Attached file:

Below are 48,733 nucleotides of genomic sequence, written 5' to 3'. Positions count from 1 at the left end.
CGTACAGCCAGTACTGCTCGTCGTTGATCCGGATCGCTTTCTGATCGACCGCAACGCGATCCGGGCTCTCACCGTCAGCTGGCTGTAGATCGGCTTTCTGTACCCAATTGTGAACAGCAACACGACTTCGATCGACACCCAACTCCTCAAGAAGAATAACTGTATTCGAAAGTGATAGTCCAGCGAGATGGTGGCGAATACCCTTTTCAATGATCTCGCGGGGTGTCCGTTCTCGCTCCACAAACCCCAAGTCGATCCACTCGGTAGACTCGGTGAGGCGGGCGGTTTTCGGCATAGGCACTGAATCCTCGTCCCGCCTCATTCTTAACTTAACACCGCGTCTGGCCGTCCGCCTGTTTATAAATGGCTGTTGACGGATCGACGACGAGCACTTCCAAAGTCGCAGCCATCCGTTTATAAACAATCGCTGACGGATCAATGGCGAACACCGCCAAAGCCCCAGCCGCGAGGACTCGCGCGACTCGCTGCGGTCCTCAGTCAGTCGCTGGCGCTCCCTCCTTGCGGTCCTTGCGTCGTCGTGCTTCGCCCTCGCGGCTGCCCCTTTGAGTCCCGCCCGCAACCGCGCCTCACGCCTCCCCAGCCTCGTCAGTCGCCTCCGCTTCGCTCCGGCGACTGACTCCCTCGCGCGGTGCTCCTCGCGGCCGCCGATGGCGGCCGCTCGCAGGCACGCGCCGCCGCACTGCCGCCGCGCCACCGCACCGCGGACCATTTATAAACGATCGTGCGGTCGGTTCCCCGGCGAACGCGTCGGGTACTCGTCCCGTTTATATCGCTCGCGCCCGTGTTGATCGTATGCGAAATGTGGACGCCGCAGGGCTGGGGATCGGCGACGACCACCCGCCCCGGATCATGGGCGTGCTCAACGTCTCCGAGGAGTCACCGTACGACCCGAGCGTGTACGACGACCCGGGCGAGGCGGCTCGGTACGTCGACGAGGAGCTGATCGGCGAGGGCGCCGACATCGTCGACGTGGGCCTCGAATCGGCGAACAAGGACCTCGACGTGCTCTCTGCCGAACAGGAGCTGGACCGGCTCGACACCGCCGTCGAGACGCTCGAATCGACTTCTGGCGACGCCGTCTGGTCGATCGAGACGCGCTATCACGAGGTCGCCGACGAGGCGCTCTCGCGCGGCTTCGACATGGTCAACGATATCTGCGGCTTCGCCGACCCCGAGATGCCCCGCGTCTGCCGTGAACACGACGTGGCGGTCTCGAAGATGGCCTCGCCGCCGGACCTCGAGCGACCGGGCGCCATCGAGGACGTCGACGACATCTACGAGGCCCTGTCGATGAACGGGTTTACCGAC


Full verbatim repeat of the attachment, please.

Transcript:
Below are 48,733 nucleotides of genomic sequence, written 5' to 3'. Positions count from 1 at the left end.
CGTACAGCCAGTACTGCTCGTCGTTGATCCGGATCGCTTTCTGATCGACCGCAACGCGATCCGGGCTCTCACCGTCAGCTGGCTGTAGATCGGCTTTCTGTACCCAATTGTGAACAGCAACACGACTTCGATCGACACCCAACTCCTCAAGAAGAATAACTGTATTCGAAAGTGATAGTCCAGCGAGATGGTGGCGAATACCCTTTTCAATGATCTCGCGGGGTGTCCGTTCTCGCTCCACAAACCCCAAGTCGATCCACTCGGTAGACTCGGTGAGGCGGGCGGTTTTCGGCATAGGCACTGAATCCTCGTCCCGCCTCATTCTTAACTTAACACCGCGTCTGGCCGTCCGCCTGTTTATAAATGGCTGTTGACGGATCGACGACGAGCACTTCCAAAGTCGCAGCCATCCGTTTATAAACAATCGCTGACGGATCAATGGCGAACACCGCCAAAGCCCCAGCCGCGAGGACTCGCGCGACTCGCTGCGGTCCTCAGTCAGTCGCTGGCGCTCCCTCCTTGCGGTCCTTGCGTCGTCGTGCTTCGCCCTCGCGGCTGCCCCTTTGAGTCCCGCCCGCAACCGCGCCTCACGCCTCCCCAGCCTCGTCAGTCGCCTCCGCTTCGCTCCGGCGACTGACTCCCTCGCGCGGTGCTCCTCGCGGCCGCCGATGGCGGCCGCTCGCAGGCACGCGCCGCCGCACTGCCGCCGCGCCACCGCACCGCGGACCATTTATAAACGATCGTGCGGTCGGTTCCCCGGCGAACGCGTCGGGTACTCGTCCCGTTTATATCGCTCGCGCCCGTGTTGATCGTATGCGAAATGTGGACGCCGCAGGGCTGGGGATCGGCGACGACCACCCGCCCCGGATCATGGGCGTGCTCAACGTCTCCGAGGAGTCACCGTACGACCCGAGCGTGTACGACGACCCGGGCGAGGCGGCTCGGTACGTCGACGAGGAGCTGATCGGCGAGGGCGCCGACATCGTCGACGTGGGCCTCGAATCGGCGAACAAGGACCTCGACGTGCTCTCTGCCGAACAGGAGCTGGACCGGCTCGACACCGCCGTCGAGACGCTCGAATCGACTTCTGGCGACGCCGTCTGGTCGATCGAGACGCGCTATCACGAGGTCGCCGACGAGGCGCTCTCGCGCGGCTTCGACATGGTCAACGATATCTGCGGCTTCGCCGACCCCGAGATGCCCCGCGTCTGCCGTGAACACGACGTGGCGGTCTCGAAGATGGCCTCGCCGCCGGACCTCGAGCGACCGGGCGCCATCGAGGACGTCGACGACATCTACGAGGCCCTGTCGATGAACGGGTTTACCGAC